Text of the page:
rosalindavenue

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Dec 13, 2003
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Seems like a pretty weasely move on IBM's part-- I'm sure they sold Steve the G5 with plenty of assurances that there would be a laptop solution. According to this guy, "IBM decided not to take the G5 into the laptop and decided to really focus its chip business on the game consoles." I wonder when Apple learned about IBM's "decision."
 

Dont Hurt Me

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Dec 21, 2002
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hcuar said:
I'm not sure about "compete"... My dual 1.8 at home kicks the crap out of my 2.8 Ghz P4 at work. My P4 hangs and slows like crazy. My PM gets used for some pretty heavy processing at home with no slow downs. I'm very picky about speed and I hope that the new Pentium based Macs will perform at the level of the current PPC guys.
You still are comparing a two cpu machine with a single cpu machine, The new Intels will outperform their current ppc counteparts be assured of that. Toms Hardware has a nice look at whats coming. Low power and high performance is the key for Apples future. Yonah looks very good but it successors look even better. Jobs knows this.
 

aquajet

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Feb 12, 2005
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AidenShaw said:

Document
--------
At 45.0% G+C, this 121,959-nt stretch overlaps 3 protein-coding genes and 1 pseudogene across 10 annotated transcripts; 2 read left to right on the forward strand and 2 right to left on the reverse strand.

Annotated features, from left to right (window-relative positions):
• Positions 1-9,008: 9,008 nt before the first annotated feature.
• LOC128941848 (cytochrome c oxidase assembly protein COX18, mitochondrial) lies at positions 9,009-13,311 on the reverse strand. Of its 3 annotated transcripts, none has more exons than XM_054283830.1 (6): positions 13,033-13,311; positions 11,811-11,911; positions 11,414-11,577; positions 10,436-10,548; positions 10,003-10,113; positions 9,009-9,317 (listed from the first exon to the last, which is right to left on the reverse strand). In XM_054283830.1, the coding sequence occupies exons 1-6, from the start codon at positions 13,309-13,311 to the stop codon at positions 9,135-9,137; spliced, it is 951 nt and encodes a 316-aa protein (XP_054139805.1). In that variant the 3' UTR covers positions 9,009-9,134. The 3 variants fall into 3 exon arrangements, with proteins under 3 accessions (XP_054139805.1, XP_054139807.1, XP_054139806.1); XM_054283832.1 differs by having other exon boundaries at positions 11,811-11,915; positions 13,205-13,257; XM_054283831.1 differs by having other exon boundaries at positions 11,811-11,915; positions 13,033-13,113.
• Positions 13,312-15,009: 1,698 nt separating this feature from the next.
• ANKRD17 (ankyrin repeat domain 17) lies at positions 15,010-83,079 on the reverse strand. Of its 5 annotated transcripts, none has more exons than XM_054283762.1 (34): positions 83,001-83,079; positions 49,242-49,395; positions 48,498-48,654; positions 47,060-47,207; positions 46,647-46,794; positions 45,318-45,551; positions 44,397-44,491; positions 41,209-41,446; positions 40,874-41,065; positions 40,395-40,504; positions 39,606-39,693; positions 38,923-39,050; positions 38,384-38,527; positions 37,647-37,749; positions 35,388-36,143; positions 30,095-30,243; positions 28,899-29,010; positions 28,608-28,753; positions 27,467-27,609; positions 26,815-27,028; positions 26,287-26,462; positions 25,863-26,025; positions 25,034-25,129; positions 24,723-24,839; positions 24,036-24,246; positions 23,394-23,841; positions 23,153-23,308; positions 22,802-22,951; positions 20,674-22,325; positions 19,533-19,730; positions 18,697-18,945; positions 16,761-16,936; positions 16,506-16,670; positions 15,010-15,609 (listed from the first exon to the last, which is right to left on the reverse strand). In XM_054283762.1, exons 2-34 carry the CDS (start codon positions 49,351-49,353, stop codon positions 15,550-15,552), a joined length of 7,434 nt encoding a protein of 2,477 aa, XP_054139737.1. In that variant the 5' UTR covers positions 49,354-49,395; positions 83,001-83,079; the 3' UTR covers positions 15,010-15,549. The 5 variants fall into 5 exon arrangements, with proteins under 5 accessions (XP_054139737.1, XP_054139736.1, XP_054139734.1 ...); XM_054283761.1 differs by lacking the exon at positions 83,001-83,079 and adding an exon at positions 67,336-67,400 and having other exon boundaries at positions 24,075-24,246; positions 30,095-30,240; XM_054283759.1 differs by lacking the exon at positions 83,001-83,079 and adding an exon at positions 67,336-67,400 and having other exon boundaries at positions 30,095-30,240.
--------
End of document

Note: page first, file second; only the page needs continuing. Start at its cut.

And in 2008, if Jobs could go back in time he'd say:

"Why were we so stupid - we never should have done OSX on 32-bit x86 systems. If we'd waited a few more months for Merom, we could have done a true 64-bit port - so that all OSX on Intel would have been full 64-bit. Now we've got all this 32-bit baggage to carry around, and we're still working on the transition from OSx86 to OSx64 64-bit."

Hindsight is always perfect.
Yeah right, a few more months...

This switch can't come soon enough. Jobs should have switched the first time.
 

rickag

macrumors regular
Apr 9, 2001
153
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Or this could be corporate spin. I believe IBM did have plans to use the 970 series in servers and blades. And maybe corporate politics came into play. Didn't the semiconductor division get taken over by another division within IBM. just pondering:cool:
 

AidenShaw

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Feb 8, 2003
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Dont Hurt Me said:
You still are comparing a two cpu machine with a single cpu machine...
And comparing a standalone system at home with one on a company network, probably with remote filesystems on a busy network, with whatever apps the company decides to run.
 

dernhelm

macrumors 68000
May 20, 2002
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IBM decided not to take the G5 into the laptop and decided to really focus its chip business on the game consoles.
I wonder what time-frame this quote is referring to. Is he saying that even before Apple decided to switch to Intel IBM made this decision? Or is he just stating the obvious - now that Apple has switched to Intel, IBM dropped the G5 laptop chip.
 

Dont Hurt Me

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Dec 21, 2002